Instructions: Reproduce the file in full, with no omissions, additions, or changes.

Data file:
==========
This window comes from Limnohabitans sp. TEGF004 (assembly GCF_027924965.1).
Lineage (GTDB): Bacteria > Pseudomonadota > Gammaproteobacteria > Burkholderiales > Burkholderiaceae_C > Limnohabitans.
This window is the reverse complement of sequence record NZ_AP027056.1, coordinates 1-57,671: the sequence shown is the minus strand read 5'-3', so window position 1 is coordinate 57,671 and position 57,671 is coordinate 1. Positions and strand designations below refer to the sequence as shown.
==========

This window comes from Limnohabitans sp. TEGF004 (assembly GCF_027924965.1).
Lineage (GTDB): Bacteria > Pseudomonadota > Gammaproteobacteria > Burkholderiales > Burkholderiaceae_C > Limnohabitans.
This window is the reverse complement of sequence record NZ_AP027056.1, coordinates 1-57,671: the sequence shown is the minus strand read 5'-3', so window position 1 is coordinate 57,671 and position 57,671 is coordinate 1. Positions and strand designations below refer to the sequence as shown.